- Help them grow and they’ll stay. In a world where there is no job security, today’s young people are passionate about developing their CVs and ensuring their skills are current and honed. The recession might give them a reason to stay with you slightly longer than they anticipated, but don’t be complacent about staff turnover. As an upturn begins, they might be the first out of the door if you take them for granted now. It may be a paradox, but the more confident your people are that they could get another job somewhere else, the more likely they are to stay with you. Spend time developing them, and finding out why they work for you, really (tip: it’s not because they want to make you or your shareholders rich). Help them achieve their personal goals, and they’ll help you achieve yours.
- They hate being bored or doing insignificant work. They need to be kept busy, and they need to know that the work they do makes a meaningful contribution. They’re multi-taskers and they don’t like to stay too long on any one assignment
- They have very different priorities. Whereas older staff members generally see loyalty to the company as a given and don’t have to be asked to work overtime and put their employer first; younger employees are much more likely to prioritise family and personal commitments, especially when they know you’re unlikely to be paying bonuses this year. They also want to have fun at the workplace – this might be easiest to forget during tough times.
How To Build Better Employee Engagement
Here are my 10 tips for managers wishing to build real engagement.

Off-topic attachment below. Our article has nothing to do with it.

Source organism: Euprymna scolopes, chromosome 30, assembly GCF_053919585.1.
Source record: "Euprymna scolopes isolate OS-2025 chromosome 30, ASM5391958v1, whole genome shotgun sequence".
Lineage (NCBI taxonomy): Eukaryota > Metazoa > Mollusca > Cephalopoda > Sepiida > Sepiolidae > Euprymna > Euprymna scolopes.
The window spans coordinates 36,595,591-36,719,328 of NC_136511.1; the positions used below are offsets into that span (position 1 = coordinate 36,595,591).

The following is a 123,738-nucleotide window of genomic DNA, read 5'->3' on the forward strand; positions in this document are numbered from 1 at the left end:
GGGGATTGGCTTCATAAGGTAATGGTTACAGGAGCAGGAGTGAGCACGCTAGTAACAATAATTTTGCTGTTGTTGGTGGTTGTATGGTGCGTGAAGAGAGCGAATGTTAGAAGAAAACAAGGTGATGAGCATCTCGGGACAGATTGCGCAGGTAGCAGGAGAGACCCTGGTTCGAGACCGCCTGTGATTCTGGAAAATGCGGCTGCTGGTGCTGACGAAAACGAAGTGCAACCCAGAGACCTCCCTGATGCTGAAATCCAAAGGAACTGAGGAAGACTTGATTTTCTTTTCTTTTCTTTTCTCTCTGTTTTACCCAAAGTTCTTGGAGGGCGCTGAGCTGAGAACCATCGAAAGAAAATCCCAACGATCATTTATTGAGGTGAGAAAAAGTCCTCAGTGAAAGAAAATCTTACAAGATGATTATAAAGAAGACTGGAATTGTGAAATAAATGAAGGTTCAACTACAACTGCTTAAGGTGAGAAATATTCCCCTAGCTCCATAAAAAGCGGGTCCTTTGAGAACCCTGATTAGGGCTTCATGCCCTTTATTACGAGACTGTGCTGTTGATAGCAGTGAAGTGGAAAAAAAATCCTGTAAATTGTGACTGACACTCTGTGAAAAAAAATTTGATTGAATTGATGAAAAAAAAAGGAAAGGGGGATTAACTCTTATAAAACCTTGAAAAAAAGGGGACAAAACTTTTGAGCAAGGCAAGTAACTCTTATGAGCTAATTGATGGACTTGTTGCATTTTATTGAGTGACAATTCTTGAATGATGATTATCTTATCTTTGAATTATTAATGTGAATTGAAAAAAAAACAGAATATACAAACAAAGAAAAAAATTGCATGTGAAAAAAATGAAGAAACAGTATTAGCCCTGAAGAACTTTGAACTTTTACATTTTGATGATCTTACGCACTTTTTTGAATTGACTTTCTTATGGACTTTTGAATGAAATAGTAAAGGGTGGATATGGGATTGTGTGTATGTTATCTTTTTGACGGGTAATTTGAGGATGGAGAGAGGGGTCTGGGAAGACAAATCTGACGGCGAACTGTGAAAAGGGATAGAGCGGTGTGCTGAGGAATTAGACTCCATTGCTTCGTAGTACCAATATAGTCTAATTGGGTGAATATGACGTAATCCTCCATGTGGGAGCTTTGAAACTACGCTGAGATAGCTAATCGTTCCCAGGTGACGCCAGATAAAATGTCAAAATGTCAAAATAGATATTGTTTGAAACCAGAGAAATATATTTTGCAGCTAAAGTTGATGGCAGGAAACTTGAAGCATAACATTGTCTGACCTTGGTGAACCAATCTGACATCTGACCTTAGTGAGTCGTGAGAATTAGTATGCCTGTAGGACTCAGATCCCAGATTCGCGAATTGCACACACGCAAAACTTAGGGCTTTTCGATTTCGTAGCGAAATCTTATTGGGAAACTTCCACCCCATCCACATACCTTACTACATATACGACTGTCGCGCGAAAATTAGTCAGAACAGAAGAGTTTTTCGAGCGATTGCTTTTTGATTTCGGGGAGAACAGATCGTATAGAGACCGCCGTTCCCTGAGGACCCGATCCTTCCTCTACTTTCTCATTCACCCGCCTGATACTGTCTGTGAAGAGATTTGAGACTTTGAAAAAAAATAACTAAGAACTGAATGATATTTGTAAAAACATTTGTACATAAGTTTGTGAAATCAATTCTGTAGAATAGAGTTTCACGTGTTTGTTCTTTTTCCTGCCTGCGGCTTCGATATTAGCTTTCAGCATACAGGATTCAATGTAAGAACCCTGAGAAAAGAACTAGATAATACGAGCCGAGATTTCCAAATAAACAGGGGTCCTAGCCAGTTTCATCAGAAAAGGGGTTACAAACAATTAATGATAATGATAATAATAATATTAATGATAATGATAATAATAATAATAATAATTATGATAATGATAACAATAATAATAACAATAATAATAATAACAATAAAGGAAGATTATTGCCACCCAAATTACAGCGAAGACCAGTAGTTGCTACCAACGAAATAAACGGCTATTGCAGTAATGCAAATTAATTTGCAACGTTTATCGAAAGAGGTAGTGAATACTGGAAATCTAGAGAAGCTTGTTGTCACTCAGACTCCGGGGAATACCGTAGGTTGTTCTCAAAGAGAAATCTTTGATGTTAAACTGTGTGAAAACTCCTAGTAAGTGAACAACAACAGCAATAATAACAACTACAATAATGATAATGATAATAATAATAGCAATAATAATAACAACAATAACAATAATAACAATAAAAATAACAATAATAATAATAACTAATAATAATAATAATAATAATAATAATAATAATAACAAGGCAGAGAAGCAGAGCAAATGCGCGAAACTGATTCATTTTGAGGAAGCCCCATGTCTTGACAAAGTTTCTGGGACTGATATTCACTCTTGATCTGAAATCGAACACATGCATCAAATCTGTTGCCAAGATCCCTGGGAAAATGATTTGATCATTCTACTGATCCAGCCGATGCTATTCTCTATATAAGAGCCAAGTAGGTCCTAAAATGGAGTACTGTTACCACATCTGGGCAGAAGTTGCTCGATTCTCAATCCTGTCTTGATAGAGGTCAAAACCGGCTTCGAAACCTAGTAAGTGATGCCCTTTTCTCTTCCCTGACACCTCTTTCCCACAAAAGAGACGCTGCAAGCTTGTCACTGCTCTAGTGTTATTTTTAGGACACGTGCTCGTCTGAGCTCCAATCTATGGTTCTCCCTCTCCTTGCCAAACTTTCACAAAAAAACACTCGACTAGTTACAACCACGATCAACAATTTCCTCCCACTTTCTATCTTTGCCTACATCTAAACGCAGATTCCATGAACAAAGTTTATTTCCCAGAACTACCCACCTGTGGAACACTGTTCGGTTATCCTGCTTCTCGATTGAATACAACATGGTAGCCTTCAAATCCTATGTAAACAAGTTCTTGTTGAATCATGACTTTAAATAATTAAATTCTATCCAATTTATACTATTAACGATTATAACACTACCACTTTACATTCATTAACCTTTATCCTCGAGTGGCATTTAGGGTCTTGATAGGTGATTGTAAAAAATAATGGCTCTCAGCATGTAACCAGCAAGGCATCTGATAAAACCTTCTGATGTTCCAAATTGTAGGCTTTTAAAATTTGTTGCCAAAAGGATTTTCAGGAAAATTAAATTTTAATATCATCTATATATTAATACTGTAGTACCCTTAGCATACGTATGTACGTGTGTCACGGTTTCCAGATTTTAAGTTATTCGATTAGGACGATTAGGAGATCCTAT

Everything begins with values; with the top three highest priorities in an individual’s life. These are the source of that person’s primary purpose and the underlying determinants of their perceptions, decisions and behaviours.
In the context of managers wanting to help their teams to develop mindsets geared towards connection, conversation and experimentation, within a healthy environment, the process must begin with value determination.
Advice for managers
Here are my 10 tips for managers wishing to build real engagement:
- Write down the job duties that your people actually have: Their current, accurate, and most up-to-date daily action steps.
- Spend some time determining what their values are. You can use the free online tool on my website – www.drdemartini.com
- Once you have determined your highest values (the three things that are most important to you in your life, where you demonstrate your greatest discipline, reliability, focus and productivity), you’ll need to find the links between employees’ job duties (Step 1) and their highest values. This is a very specific and detailed step, unpacked below.
- The question to ask is, “How specifically will performing this particular job duty help me to fulfill my current top three values?”
Let’s say one of your team members is a payroll administrator. Her job duties might include: checking how many hours employees have worked; calculating and issuing pay; deducting tax and other benefits; processing leave and expenses; calculating overtime; answering staff queries; and giving advice.
Let’s presume one of her top three highest-order values is her children. The way to connect what she does with what she values is to ask questions like these, in order to make links and help her see them in context:
- Does working with numbers help you teach your children to pay attention to detail?
- Does making calculations help you help your children with homework?